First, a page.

Those of you who have been with me for a week or more know that I am in the process of a major life change right now. I hate to be vague – that’s not like me – but the change is complicated by someone who does not want it to happen.
As this change is coming to be, my friends here in the blogosphere and in other online communities have been such a rich wellspring of support for me, and I want you to know how much I appreciate that. A dear friend said something to me yesterday, and it took me back years when I read it. What she said was that if she had the power to, she would remove the obstacles from my path, so that I could sail down it freely into my new life. And it was lovely to hear those words, to feel cared for and supported. I rested for a moment in how wonderful it will be when I am further down the path, and free from some of the things that cause me pain and frustration and grief.
But then, it took me back to 1997, another time of great pain and frustration and grief, when I seriously considered this same life change, but was not healthy or strong or mature enough to bring it to pass. It was in 1997 when I learned one of the stinkiest, crappiest, rottenest lessons of adulthood: there is no Prince Charming. There is no living happily ever after. There is not a white knight who can rescue me from all my pain and heartache and make everything beautiful and wonderful and happy forever. There is no one person who can give me everything I want and need. And it is wrong to expect anyone to be these things, or to expect them of oneself.
Now, this probably sounds a lot more blunt and bleak than reality actually is. Because reality is that there are lots of people out there who are ready and willing and able to give what they can. And we can get all of our needs met, but we have to know what those needs are and take responsibility for them ourselves. It’s not anyone else’s job but mine to make sure my needs are met. It’s wonderful to have a partner who is willing and able to help and support us, but it is not fair to that person to expect them to do everything and be everything.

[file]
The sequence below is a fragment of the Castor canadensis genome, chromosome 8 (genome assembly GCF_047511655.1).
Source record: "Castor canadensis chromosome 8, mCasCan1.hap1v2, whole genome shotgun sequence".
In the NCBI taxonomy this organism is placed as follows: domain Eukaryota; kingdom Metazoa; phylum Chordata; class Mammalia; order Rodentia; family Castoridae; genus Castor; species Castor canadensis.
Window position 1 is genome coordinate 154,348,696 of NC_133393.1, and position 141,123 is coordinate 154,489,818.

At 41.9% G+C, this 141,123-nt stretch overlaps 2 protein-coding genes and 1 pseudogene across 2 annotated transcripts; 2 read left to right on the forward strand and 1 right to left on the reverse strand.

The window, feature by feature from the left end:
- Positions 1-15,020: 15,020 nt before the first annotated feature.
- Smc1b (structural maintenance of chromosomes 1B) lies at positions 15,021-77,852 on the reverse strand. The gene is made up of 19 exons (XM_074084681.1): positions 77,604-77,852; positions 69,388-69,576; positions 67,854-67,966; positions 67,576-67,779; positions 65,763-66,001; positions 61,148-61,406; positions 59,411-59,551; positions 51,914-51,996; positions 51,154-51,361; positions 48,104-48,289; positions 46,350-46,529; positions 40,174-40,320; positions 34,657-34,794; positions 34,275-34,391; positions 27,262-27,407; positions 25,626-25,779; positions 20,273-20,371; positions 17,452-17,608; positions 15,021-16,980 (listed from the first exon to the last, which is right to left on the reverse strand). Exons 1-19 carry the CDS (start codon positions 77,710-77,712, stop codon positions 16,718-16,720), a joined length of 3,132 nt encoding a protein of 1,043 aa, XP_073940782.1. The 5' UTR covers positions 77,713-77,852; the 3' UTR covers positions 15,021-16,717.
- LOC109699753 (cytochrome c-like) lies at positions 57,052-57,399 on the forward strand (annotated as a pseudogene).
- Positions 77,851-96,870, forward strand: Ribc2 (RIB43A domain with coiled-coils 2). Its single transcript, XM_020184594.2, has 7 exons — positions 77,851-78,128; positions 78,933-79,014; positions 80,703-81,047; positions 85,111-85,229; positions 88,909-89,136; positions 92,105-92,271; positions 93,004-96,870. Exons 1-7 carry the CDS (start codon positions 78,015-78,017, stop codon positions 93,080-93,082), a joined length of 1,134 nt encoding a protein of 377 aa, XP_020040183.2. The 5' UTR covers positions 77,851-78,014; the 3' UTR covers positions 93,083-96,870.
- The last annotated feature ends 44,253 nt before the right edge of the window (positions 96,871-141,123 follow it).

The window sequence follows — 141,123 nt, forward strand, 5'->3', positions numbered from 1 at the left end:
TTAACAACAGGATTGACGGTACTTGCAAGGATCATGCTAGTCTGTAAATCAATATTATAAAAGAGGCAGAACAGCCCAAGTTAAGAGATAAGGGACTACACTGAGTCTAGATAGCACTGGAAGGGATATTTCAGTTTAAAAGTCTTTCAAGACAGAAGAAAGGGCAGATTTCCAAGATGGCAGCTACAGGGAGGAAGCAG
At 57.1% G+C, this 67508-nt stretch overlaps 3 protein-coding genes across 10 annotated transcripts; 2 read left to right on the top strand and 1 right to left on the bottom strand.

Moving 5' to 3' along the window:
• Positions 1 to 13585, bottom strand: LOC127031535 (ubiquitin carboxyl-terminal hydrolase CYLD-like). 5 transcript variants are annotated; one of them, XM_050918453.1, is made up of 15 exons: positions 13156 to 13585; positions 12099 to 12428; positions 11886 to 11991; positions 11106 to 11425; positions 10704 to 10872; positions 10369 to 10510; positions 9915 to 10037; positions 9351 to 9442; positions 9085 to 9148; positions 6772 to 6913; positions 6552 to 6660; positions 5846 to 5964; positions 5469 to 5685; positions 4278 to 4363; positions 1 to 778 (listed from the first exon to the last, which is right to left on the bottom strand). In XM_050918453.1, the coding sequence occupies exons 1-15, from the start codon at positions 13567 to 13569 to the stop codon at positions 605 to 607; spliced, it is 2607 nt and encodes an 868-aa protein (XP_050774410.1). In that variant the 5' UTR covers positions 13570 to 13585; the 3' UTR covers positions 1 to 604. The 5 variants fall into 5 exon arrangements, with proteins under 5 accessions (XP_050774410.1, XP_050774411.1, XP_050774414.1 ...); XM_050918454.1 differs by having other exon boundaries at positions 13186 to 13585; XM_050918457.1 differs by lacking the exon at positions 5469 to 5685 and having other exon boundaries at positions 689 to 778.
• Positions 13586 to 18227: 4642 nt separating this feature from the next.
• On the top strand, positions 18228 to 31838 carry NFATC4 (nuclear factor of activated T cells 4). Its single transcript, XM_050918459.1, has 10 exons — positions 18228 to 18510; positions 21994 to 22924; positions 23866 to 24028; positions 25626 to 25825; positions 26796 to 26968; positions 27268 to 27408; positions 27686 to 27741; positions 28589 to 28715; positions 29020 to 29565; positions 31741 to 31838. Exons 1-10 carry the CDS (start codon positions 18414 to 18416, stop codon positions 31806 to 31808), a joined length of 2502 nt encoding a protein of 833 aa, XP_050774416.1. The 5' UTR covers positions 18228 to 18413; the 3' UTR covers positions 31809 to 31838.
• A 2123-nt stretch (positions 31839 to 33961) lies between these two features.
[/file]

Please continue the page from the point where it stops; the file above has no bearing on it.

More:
This lesson, when it came, SUCKED. I don’t know if I can emphasize that enough. It was hard and painful, and it made me angry, and I railed against it for a long time. I was filled with fairy tales, Disney movies, where the solution to all of a young woman’s problems was The One Right Man, who instantly knew exactly what needed to be done, fixed everything, swept her off her feet, and guaranteed eternal happiness with a single kiss. I expected my husband to be The One Right Man, and he expected me to be the same for him (except, well, you know, not a man) – a sure recipe for disaster. However, I did come to learn the good news: there is happiness, and needs get met, and we can find love and peace and joy. The thing is, we have to be responsible for bringing these things into our own lives, and we have to work at them, and sometimes there is a cost. (Should that be usually? Always? I guess, studying economics, I know that there is a cost for everything, even if that is only in not choosing something different.)
What sucked even more was realizing that it was those obstacles, which caused me such frustration and grief, that were what formed and shaped me into the person I am today. I am not the person I was in 1997 – thank God! – and what little strength and wisdom and self-knowledge I have picked up along the way is due entirely to the problems I’ve faced, rather than the joys. So in a few years, I will be yet another person, different from the person I am today. I don’t know how the obstacles and griefs and frustrations I am facing will shape me. I pray that I will not become hardened and cynical and bitter, that I can remain trusting and loving and open to God’s grace in my life.